Call to leadership right words for Board of Education

Listen, then lead.

That’s the right combination.

During a recent USD 373 BOE meeting, Board Member Angela Becker delivered a point near the end of the meeting for board members to think about.

“I feel that we have a problem with letting other people guide us and not taking charge and being the leaders we were elected to be,” she said.

She made that statement after a presentation made by the DLR group and Gravity Works Architecture recapping the 16-point comprehensive plan they worked on for the school district and the past bond issue.

Right now, the school board sits on a large amount of information it paid for relating to a future bond issue. It has a scientifically conducted community survey it spent $17,000 on to understand, in part, why the last bond issue failed. It has a communication study that it paid for which lays out what patrons find right and what patrons find wrong in the school district.

Those two pieces of information provide a lot of common sense insights, which we’ve been saying for a long time on our editorial page.

Eighty-nine percent of the 400 respondents of the scientific phone survey thought the bond issue failed because it added too much to the district’s bonded debt.

Eighty-four percent of respondents agreed or strongly agreed in the survey that the price of the bond issue was why it failed.

Eighty-five percent of people agreed that some parts of the bond’s project list being unnecessary led to it failing.

Seventy-one percent agreed that people didn’t think the high school needed the third gym the bond issue would build.

These aren’t murky numbers. These are the clear answers that the district paid for.

Board Member Jennifer Budde noted that the district had the information, and should it ignore that information, the community would notice.

She suggested looking at some of the core issues in the survey and forming a bond around those.

Board Member Toby Tyner also suggested looking at past assumptions, evaluating how those assumptions have changed and picking a few steps to proceed with.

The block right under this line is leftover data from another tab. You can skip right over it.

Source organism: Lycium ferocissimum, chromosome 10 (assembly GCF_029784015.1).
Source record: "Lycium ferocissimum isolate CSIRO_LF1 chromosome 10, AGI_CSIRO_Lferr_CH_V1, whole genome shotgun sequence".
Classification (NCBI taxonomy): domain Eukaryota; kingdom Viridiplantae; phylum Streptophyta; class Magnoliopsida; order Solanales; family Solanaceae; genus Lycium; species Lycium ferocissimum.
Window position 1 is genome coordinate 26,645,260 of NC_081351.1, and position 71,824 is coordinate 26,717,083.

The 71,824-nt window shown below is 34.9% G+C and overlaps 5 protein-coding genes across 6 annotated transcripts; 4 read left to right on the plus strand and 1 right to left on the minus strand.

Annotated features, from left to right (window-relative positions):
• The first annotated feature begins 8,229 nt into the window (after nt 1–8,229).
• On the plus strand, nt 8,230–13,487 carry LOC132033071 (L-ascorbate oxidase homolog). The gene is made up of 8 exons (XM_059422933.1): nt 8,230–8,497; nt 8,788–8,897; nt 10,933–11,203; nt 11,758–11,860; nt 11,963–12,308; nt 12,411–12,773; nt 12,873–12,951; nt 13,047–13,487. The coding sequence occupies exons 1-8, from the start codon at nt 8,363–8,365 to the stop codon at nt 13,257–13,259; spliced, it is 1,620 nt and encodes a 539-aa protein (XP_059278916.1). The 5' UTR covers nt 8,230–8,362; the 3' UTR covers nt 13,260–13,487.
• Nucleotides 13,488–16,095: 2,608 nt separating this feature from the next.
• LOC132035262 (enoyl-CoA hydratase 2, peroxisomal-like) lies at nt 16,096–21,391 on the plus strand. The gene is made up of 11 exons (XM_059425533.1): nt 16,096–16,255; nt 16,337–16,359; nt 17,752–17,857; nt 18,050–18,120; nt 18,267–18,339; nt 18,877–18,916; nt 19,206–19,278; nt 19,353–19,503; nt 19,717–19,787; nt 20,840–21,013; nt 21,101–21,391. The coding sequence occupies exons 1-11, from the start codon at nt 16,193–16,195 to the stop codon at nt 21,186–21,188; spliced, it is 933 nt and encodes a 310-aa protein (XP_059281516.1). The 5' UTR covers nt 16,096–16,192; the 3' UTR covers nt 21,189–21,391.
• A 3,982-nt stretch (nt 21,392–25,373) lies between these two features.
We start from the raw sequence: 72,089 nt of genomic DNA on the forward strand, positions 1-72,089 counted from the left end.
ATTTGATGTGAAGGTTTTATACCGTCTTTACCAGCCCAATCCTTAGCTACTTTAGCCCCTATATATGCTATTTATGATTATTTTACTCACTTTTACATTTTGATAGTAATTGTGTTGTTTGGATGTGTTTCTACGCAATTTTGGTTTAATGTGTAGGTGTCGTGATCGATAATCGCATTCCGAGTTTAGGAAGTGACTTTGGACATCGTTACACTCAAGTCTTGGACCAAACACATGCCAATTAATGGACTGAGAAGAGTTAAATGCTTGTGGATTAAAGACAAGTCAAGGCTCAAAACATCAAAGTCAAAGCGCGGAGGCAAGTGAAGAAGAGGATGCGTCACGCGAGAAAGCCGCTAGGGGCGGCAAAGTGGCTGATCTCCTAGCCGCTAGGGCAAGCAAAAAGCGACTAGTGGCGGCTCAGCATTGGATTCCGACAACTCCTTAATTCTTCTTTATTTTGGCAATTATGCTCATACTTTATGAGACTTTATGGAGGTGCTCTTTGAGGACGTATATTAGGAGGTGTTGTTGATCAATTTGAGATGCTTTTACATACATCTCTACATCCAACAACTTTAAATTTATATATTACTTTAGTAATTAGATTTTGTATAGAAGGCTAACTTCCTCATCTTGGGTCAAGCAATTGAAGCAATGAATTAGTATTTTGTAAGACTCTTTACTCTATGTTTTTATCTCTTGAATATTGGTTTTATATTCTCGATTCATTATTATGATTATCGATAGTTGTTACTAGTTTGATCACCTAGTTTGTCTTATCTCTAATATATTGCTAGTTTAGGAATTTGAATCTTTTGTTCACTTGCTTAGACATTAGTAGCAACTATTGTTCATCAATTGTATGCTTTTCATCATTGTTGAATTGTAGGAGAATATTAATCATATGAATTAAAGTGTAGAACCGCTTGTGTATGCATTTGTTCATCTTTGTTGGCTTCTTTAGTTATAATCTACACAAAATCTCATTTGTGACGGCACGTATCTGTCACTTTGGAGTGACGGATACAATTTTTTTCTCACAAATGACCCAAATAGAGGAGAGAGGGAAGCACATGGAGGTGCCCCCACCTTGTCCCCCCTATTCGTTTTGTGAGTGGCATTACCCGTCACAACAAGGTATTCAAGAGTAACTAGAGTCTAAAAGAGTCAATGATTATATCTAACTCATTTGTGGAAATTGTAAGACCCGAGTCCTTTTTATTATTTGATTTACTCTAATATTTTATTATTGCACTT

These are the right sentiments.

The school board doesn’t need to reinvent the wheel with the next bond issue. It doesn’t need to sit down and memorize its 16-point comprehensive plan for rote. It needs to simply give direction to school administration as well as the companies it employees.

Both DLR as well as Superintendent Deb Hamm asked for direction at the meeting. While people sometime take shots at Hamm, her job is to work within the confines and direction set by her school board. That’s hard to do if no direction is given.

Becker is right about leadership. The school board should use the information available to it and form a plan around that for a bond issue that can pass. That still leaves plenty of room for community input.

The district knows from its surveys there’s support for fixing up parts of the high school. So fix that up.

The district knows that respondents found that the bond issue was too expensive and that some projects were unnecessary. So the board should evaluate the least important projects, using all the data and information it has, and cut them out of the bond issue.

That brings the cost down. There shouldn’t be an item in the bond issue that the district can’t make a clear, concise case for.

We fully believe the Newton community would support spending more on education if its elected officials presented a clear picture on what it was spending its money on and why that was necessary.

Such a picture looks better coming from the school board, not a company it employs that will get a cut of the total bond issue Heck, residents might even support building a needed elementary school if the district placed that school on the south end of town, where it was needed, where growth is projected and where it would help continue to spur development.

We take hope with some of the comments expressed at last Monday’s meeting. Should the district expect to pass a future bond issue, it’s going to need all of its board members answering that call to leadership.